However, like I said, that script is waaay more than what is needed for docker, but it does make life easy. To install docker, there are only a couple commands.

You may have to add your account to the 'docker' group after this and that can be done with:

Once this is complete, you can check docker is running (you may have to log off and back in):

You will also want in install docker-compose as it allows for greater functionality within docker and Portainer to spin up more software within a single container. To do this:

You can check that this is complete and running

Step 3 - Portainer Install

So Portainer is super easy to install thankfully. If you are on the Portainer site, you'll see 2 quick commands to install it. Side note, this will also be your first docker container if you have been following this guide so CONGRATS!.

docker run -d -p 8000:8000 -p 9000:9000 -p 9443:9443 \
--name=portainer --restart=always \
-v /var/run/docker.sock:/var/run/docker.sock \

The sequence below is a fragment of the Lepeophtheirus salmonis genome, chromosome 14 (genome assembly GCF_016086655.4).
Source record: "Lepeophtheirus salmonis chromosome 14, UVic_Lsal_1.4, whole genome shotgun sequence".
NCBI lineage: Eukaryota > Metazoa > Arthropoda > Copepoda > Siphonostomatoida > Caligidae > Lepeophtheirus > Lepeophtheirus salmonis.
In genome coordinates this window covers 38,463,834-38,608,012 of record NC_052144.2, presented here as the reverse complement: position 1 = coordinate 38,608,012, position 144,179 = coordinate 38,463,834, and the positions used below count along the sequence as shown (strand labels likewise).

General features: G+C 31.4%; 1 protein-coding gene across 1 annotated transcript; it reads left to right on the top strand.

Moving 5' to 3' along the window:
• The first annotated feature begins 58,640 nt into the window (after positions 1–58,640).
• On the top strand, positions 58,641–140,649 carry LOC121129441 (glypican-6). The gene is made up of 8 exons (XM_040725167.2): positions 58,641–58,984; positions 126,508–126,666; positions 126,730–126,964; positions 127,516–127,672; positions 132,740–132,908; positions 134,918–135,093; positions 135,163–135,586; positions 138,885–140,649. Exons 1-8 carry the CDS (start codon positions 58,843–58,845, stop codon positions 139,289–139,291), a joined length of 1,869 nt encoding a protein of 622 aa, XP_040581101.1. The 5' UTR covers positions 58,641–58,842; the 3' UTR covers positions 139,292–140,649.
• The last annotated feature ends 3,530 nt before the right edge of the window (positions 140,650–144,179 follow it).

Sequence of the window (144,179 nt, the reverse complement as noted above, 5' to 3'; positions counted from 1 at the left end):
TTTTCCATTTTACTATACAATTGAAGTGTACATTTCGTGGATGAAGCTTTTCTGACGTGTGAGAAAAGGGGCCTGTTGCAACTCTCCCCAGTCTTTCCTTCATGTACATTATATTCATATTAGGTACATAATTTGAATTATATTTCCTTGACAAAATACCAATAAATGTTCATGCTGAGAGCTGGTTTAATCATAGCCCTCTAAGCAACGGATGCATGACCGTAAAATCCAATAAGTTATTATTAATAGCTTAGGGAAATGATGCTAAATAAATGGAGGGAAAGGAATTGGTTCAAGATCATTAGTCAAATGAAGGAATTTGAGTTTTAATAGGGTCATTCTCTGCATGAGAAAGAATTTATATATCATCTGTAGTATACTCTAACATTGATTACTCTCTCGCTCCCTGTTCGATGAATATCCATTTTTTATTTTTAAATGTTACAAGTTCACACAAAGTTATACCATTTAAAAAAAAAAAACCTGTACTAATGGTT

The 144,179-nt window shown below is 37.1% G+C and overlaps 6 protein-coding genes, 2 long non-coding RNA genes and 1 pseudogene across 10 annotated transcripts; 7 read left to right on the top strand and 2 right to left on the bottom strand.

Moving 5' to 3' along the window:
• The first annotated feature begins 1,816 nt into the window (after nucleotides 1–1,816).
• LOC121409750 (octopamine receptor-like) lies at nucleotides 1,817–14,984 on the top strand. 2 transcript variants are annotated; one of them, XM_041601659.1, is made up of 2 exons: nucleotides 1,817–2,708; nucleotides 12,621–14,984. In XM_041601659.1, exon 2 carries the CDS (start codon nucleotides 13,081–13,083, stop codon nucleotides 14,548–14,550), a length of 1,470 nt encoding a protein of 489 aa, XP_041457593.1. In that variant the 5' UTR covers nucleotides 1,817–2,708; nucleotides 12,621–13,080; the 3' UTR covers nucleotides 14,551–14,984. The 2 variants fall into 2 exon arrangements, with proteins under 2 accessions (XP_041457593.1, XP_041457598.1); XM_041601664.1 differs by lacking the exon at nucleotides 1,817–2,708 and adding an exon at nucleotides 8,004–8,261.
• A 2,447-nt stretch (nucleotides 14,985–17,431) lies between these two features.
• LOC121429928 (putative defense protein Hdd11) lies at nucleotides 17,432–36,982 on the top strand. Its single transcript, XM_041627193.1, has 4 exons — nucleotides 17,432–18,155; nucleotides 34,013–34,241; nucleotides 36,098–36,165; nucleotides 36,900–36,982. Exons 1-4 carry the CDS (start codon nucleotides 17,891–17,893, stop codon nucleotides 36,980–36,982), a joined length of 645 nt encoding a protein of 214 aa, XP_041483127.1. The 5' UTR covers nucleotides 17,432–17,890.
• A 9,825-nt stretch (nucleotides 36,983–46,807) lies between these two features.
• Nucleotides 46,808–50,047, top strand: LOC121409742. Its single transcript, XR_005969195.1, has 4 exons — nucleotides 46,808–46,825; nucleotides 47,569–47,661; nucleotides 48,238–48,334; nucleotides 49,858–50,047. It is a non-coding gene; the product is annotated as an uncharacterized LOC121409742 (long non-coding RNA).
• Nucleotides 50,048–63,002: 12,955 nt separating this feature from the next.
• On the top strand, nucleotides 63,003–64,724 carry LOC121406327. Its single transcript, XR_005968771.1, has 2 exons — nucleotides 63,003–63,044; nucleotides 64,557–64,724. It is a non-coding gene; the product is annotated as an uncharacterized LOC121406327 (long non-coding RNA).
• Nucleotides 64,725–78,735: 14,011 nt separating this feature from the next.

-v portainer_data:/data \
portainer/portainer-ce:latest

Note: the -v /var/run/docker.sock:/var/run/docker.sock option can be used in Linux environments only.

That is it. Its done.

Step 4 - Portainer Access

Logging into Portainer is simple. In your browser got to [IPofDockerHost]:9000. You will be faced with a login page, that has admin as the user and blank passwords for you to put in. If you want to change your user, do it here so you don't have to create a new one and delete the based admin account.

Default creds are used in the beginning. Make sure to use a strong password when you change it.

You will be given a quick dashboard that will ask you how you connect Portainer. The option we are choosing the local option which will require you hit the connect button below to access the docker.sock file that we use previously in the Portainer install.

Click the "Connect"

Navigation and Operation

So Portainer on onset has a really nice dashboard that you can use to see what is running, after you select your Portainer instance. I guess I should mention that first.